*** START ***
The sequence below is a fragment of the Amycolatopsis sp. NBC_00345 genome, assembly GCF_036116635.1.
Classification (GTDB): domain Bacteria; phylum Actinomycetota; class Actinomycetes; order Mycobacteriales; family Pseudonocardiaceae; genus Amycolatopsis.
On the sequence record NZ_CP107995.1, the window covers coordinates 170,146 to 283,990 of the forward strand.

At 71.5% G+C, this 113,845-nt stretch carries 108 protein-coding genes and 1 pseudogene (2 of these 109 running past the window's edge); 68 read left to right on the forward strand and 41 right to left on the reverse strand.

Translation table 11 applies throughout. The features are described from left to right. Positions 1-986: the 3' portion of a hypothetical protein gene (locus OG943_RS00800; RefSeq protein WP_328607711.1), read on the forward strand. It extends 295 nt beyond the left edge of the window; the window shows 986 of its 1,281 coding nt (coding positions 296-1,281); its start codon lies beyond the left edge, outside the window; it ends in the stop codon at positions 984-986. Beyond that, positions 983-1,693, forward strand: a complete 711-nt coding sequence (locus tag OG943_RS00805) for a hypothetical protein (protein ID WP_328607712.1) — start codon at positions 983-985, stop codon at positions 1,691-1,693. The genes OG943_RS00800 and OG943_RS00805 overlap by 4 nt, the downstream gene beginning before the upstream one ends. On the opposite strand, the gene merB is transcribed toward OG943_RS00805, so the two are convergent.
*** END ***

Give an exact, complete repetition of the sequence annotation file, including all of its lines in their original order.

The sequence below is a fragment of the Amycolatopsis sp. NBC_00345 genome, assembly GCF_036116635.1.
Classification (GTDB): domain Bacteria; phylum Actinomycetota; class Actinomycetes; order Mycobacteriales; family Pseudonocardiaceae; genus Amycolatopsis.
On the sequence record NZ_CP107995.1, the window covers coordinates 170,146 to 283,990 of the forward strand.

At 71.5% G+C, this 113,845-nt stretch carries 108 protein-coding genes and 1 pseudogene (2 of these 109 running past the window's edge); 68 read left to right on the forward strand and 41 right to left on the reverse strand.

Translation table 11 applies throughout. The features are described from left to right. Positions 1-986: the 3' portion of a hypothetical protein gene (locus OG943_RS00800; RefSeq protein WP_328607711.1), read on the forward strand. It extends 295 nt beyond the left edge of the window; the window shows 986 of its 1,281 coding nt (coding positions 296-1,281); its start codon lies beyond the left edge, outside the window; it ends in the stop codon at positions 984-986. Beyond that, positions 983-1,693, forward strand: a complete 711-nt coding sequence (locus tag OG943_RS00805) for a hypothetical protein (protein ID WP_328607712.1) — start codon at positions 983-985, stop codon at positions 1,691-1,693. The genes OG943_RS00800 and OG943_RS00805 overlap by 4 nt, the downstream gene beginning before the upstream one ends. On the opposite strand, the gene merB is transcribed toward OG943_RS00805, so the two are convergent.